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Finally, The World Gets Malaria Vaccine

PUBLISHED BY: SURENDER KUMAR
JULY 24, 2015

   
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Finally, The World Gets Malaria Vaccine

Finally, The World Gets Malaria Vaccine

The good news first — after a 30 year research, we finally have a viable vaccine ready for malaria. But the bad news is that it can mainly fight only the strain most prevalent in Africa and not in India. British pharma co GlaxoSmithKline has announced its vaccine Mosquirix — the world's first vaccine against the most dreaded vector borne disease, which has been recommended for a license for use on babies in Africa.

The European Medicines Agency has endorsed it and now, it will need the approval of health officials in sub-Saharan Africa where the disease affected 19 crore people in 2013. The World Health Organization will also examine the vaccine, which costs just $5. The vaccine targets a particular type of malaria (plasmodium falciparum) found almost exclusively in sub-Saharan Africa. It is not effective against the plasmodium vivax malaria parasite, quite common in Asia. Thus, it will not be a vaccine for India. However, the company does plan to make one for India in the next phase.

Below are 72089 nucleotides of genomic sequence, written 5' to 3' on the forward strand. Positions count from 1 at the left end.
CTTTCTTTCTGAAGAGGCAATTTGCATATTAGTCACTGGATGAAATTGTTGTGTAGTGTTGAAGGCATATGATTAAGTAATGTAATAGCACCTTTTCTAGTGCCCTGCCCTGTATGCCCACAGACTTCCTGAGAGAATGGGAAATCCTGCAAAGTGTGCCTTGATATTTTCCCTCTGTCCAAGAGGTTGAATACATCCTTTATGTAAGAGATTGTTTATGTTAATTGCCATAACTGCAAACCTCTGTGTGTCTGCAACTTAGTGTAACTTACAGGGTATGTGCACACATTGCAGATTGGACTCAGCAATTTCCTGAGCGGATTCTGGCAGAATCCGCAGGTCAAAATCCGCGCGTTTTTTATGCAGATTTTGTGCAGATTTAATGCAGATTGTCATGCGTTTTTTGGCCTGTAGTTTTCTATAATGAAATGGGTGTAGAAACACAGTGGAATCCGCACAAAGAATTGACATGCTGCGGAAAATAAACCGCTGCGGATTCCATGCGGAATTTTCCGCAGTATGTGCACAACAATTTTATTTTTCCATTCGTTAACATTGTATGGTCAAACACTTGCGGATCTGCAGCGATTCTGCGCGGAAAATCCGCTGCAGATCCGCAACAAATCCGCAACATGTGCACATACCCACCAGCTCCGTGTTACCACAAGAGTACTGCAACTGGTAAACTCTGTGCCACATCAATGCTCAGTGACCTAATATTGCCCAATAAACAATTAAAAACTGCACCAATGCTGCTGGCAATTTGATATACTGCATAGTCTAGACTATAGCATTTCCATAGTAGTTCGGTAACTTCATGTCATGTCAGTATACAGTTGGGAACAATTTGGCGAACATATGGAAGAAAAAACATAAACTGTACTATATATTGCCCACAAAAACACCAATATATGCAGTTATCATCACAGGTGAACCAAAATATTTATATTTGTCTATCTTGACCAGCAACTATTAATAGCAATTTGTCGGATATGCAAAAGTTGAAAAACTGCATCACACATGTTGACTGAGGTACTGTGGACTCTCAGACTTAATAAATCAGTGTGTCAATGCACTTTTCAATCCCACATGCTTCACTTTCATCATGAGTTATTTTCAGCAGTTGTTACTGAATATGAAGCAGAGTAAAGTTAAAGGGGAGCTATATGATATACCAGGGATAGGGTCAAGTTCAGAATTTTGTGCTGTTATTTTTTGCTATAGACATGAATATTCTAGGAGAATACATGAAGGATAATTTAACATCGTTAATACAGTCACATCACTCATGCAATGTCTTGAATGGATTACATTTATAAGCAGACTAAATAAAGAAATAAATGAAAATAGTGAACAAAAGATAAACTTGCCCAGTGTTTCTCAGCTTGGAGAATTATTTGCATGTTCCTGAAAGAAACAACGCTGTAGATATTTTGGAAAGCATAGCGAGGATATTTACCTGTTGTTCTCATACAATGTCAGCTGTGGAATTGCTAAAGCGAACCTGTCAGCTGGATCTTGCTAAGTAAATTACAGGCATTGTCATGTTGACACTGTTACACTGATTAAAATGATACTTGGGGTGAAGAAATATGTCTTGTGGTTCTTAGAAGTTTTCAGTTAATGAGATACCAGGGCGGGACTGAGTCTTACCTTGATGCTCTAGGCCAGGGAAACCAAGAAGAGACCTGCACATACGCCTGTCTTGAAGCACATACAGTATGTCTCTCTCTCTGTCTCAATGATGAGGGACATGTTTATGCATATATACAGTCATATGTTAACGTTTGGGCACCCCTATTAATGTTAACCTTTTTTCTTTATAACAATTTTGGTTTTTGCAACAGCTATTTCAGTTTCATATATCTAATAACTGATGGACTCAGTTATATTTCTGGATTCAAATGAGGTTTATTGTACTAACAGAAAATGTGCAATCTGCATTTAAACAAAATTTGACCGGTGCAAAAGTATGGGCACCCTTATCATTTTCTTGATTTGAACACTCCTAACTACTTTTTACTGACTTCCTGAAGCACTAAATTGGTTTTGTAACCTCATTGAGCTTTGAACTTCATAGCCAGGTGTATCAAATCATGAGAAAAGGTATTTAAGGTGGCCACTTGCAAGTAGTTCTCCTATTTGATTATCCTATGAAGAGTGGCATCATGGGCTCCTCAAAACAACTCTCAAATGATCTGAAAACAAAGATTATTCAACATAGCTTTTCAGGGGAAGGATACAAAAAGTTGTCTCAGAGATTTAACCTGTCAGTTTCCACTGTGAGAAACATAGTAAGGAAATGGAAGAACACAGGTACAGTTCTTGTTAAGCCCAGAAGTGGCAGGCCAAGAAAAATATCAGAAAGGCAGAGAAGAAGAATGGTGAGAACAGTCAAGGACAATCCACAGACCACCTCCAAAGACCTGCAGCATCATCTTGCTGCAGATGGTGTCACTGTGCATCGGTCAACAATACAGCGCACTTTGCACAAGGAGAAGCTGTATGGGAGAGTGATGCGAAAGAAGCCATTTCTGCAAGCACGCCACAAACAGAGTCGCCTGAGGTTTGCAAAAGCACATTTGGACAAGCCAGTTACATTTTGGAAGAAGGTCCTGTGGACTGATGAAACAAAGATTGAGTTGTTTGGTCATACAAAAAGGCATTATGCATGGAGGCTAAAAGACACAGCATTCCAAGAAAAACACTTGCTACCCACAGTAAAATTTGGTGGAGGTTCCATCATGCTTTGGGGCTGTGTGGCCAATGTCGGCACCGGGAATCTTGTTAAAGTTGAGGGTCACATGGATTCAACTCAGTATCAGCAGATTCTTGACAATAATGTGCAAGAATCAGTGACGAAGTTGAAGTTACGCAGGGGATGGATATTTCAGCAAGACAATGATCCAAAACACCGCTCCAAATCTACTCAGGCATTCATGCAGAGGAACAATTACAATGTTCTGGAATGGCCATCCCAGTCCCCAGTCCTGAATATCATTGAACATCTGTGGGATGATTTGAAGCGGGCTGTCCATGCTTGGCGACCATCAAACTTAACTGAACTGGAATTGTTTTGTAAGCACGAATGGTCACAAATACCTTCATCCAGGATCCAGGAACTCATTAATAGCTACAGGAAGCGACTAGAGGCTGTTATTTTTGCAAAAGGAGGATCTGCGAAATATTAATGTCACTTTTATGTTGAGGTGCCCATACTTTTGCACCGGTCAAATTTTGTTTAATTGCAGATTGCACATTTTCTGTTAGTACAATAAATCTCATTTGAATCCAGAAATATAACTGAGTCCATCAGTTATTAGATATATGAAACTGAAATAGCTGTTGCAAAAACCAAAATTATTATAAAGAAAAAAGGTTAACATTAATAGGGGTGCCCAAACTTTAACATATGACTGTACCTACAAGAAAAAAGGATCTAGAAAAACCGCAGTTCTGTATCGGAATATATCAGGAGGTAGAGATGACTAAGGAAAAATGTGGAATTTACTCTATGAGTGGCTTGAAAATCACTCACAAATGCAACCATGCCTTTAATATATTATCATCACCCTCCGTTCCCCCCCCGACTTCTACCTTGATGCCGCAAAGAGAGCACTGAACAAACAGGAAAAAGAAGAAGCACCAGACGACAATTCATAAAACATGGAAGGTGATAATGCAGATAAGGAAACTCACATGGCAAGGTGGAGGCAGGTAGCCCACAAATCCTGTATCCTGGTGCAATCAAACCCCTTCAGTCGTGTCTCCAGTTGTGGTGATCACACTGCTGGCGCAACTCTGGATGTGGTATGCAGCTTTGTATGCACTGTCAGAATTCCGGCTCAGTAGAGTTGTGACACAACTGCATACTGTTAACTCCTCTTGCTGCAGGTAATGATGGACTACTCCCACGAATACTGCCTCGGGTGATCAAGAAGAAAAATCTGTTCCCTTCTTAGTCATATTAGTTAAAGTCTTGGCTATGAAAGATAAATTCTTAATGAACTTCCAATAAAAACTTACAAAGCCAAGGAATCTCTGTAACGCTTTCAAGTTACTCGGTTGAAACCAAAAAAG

The Committee for Medicinal Products for Human Use (CHMP) of the European Medicines Agency (EMA) has given a positive opinion on the malaria vaccine also known as RTS,S, in children aged 6 weeks to 17 months. Following this, the World Health Organization (WHO) will now recommend the vaccine for national immunization programmes once it is approved by national regulatory authorities.


The results had shown that vaccination with RTS,S, followed by a booster dose given 18 months after the primary schedule, reduced the number of cases in children by 36% over four years. In infants aged 6-12 weeks, it reduced malaria cases by only 26% over 38 months. Its effectiveness decreased over time in both age groups. Without the booster dose, the three-dose vaccine reduced malaria cases by 28% in children and 18% in infants.




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